# Basic question (not mutually exclusive)

1. Jun 18, 2010

### njama

1. The problem statement, all variables and given/known data

I am doing some research about cards, and here it is:

$$P((B_1 \cap B_2) \cup (B_1 \cap B_3) \cup (B_2 \cap B_3) \cup (B_1 \cap B_2 \cap B_3)$$

where $$B_{i}, i=1,..,3$$ is opponent i have AA(aces) or KK(kings).

The expression above means two or more players have AA or KK at same time.

Now let's say there are 3 players.

2. Relevant equations

$$P(A \cup B \cub C) = P(A)+P(B)+P(C)-P(A \cap B) - P(A \cap C) - P(B \cap C) + P(A \cap B \cap C)$$

3. The attempt at a solution

Now I noticed something:

$$(B_2 \cap B_3) \cup (B_1 \cap B_2 \cap B_3) = (B_2 \cap B_3)$$

is it valid to do this and write the expression above as:

$$P((B_1 \cap B_2) \cup (B_1 \cap B_3) \cup (B_2 \cap B_3))=$$

$$=P(B_1 \cap B_2)+P(B_1 \cap B_3)+P(B_2 \cap B_3)-$$

$$-P((B_1 \cap B_2) \cap (B_1 \cap B_3)) - P((B_1 \cap B_2) \cap (B_2 \cap B_3))-P((B_1 \cap B_3) \cap (B_2 \cap B_3))+$$

$$+P((B_1 \cap B_2) \cap (B_1 \cap B_3) \cap (B_2 \cap B_3))=$$

$$=P(B_1 \cap B_2)+P(B_1 \cap B_3)+P(B_2 \cap B_3)-2*P(B_1 \cap B_2 \cap B_3)$$

Is it valid?

Now because the probability is same whether 1st opponent and second have AA or KK or 1st and 3rd have AA or KK:

$$=3*P(B_1 \cap B_2)-2*P(B_1 \cap B_2 \cap B_3)$$

2. Jun 18, 2010

### Staff: Mentor

The reason for this is that $(B_1 \cap B_2 \cap B_3) = \emptyset$

It's not possible for three players to have 2 aces each or 2 kings each since there are only 4 of each of these cards in a standard deck of 52 cards.
If it produces correct results, it would have to be valid, but you're making things more complicated than they need to be. For example, this probability would be zero.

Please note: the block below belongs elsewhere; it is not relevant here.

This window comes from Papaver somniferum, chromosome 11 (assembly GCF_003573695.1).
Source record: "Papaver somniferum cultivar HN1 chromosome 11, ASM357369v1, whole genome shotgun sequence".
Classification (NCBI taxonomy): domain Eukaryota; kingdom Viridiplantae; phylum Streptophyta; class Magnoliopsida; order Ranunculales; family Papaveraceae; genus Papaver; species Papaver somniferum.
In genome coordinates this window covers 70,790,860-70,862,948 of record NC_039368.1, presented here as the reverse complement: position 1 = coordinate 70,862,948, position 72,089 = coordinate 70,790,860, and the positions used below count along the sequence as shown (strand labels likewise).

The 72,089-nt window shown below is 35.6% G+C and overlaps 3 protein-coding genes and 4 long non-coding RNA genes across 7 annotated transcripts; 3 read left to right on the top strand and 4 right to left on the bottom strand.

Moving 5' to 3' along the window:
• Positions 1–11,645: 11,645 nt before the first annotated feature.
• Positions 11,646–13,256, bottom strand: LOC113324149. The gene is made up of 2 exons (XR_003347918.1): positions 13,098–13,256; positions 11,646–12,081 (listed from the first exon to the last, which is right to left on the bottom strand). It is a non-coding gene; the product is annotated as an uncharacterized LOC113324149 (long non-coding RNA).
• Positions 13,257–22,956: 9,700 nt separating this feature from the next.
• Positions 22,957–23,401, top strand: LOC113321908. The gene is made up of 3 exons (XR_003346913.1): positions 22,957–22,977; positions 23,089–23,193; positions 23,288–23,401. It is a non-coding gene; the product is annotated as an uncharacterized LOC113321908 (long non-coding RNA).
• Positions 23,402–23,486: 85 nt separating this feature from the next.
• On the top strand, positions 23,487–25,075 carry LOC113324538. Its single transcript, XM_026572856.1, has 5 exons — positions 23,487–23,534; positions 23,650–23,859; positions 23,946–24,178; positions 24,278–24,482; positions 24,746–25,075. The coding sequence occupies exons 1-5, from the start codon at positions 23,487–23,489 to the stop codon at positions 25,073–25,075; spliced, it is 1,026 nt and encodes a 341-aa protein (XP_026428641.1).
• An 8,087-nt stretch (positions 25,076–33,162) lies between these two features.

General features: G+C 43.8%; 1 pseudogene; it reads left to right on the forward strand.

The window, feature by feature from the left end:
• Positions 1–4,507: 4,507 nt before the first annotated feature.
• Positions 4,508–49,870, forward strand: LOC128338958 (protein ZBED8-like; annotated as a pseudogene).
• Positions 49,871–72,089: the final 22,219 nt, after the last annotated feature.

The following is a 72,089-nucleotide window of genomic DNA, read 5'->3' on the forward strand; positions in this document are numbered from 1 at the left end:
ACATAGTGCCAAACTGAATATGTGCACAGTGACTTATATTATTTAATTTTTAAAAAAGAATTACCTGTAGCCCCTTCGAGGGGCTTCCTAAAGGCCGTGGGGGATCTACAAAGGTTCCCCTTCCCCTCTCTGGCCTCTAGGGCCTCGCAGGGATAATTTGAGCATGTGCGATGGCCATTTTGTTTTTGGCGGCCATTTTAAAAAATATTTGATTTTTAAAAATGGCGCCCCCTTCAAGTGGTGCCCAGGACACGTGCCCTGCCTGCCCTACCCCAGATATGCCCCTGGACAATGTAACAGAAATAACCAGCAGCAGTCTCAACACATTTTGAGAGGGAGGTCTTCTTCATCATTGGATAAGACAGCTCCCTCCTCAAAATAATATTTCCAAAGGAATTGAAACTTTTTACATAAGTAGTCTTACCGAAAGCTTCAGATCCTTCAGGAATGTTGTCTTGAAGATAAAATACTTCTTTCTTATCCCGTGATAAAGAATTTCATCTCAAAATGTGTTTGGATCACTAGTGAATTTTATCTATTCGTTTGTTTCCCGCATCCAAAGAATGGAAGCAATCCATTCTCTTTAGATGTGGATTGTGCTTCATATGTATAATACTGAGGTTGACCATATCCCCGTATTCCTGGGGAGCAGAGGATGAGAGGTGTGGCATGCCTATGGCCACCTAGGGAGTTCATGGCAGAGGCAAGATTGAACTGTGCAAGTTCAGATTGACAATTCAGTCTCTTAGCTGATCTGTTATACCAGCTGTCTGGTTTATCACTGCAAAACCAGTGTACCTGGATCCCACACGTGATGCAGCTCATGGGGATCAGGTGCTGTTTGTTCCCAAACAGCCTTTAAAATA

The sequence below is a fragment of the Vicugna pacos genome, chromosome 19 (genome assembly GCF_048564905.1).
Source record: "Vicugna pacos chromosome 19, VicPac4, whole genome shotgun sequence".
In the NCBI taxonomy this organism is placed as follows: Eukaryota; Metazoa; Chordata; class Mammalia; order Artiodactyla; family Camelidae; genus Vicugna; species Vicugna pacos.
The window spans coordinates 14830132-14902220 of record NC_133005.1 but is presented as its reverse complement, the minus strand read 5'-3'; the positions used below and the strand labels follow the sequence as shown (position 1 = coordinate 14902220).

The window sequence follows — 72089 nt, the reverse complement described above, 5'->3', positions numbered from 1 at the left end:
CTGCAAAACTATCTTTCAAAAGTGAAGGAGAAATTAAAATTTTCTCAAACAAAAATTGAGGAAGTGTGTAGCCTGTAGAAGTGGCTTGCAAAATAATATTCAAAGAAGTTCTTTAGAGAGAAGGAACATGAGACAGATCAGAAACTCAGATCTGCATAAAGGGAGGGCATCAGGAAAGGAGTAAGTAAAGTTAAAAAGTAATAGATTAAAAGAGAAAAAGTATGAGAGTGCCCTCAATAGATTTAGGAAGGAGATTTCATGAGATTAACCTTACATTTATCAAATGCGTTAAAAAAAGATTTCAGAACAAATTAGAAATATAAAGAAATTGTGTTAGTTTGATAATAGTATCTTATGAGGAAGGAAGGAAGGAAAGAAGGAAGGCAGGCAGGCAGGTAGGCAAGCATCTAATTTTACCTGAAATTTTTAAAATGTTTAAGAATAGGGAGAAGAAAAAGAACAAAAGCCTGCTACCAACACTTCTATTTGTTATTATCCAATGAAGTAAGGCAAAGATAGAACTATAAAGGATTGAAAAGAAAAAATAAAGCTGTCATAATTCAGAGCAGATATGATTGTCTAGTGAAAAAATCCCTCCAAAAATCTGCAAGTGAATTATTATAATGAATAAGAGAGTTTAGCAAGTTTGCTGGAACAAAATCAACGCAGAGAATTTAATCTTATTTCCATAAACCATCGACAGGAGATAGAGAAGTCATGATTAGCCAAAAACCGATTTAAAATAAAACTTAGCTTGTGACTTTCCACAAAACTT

$$P((B_1 \cap B_2) \cap (B_1 \cap B_3) \cap (B_2 \cap B_3))= 0$$

Again, it's not possible for all three players to have 2 aces each or 2 kings each.

3. Jun 18, 2010

### njama

Ok, you misread my first post:

where $$B_{i}, i=1,..,3$$ is opponent i have AA(aces) or KK(kings).

It says OR. So it is possible that 3 players have 4 aces 2 kings.

Regards.

4. Jun 18, 2010

### Staff: Mentor

It depends on the meaning of "or." In mathematics contexts, "or" also includes "and." If you say that a card hand contains aces or kings, that doesn't preclude a hand that contains two aces and two kings. If you said that card hand contains either aces or kings, then you are using the "exclusive or" sense of the word.

Some of your events, as you are defining them, are mutually exclusive. For example, player 1 has two aces and two kings, player 2 has two aces, and player 3 has one ace and two kings.

With this setup,
$$P(B_1 \cap B_2 \cap B_3) = 0$$

5. Jun 18, 2010

### njama

Wait just a minute...

C_ could be i opponent have aces
D_ could be i opponent have kings

So in this case:

$$P(B_1 \cap B_2 \cap B_3)=P((C_1 \cup D_1) \cap (C_2 \cup D_2) \cap (C_3 \cup D_3))$$

this could be solved afterwards... so it is certainly not true that $$P(B_1 \cap B_2 \cap B_3) = 0$$

Last edited: Jun 18, 2010
6. Jun 18, 2010

### Staff: Mentor

For one of these you probably mean that opponent i has kings.
??? What does that mean?
If B1, B2, and B3 are defined as they were in post 1, I showed you how it could happen that this probability is zero.

Here's my example again.
B1: Player 1 has 2 aces and 2 kings.
B2: Player 2 has 2 aces.
B3: Player 3 has 1 ace and 2 kings.

Each of these events has a nonzero probability, but the intersection of the events is empty, hence the probability of the intersection of these events is zero.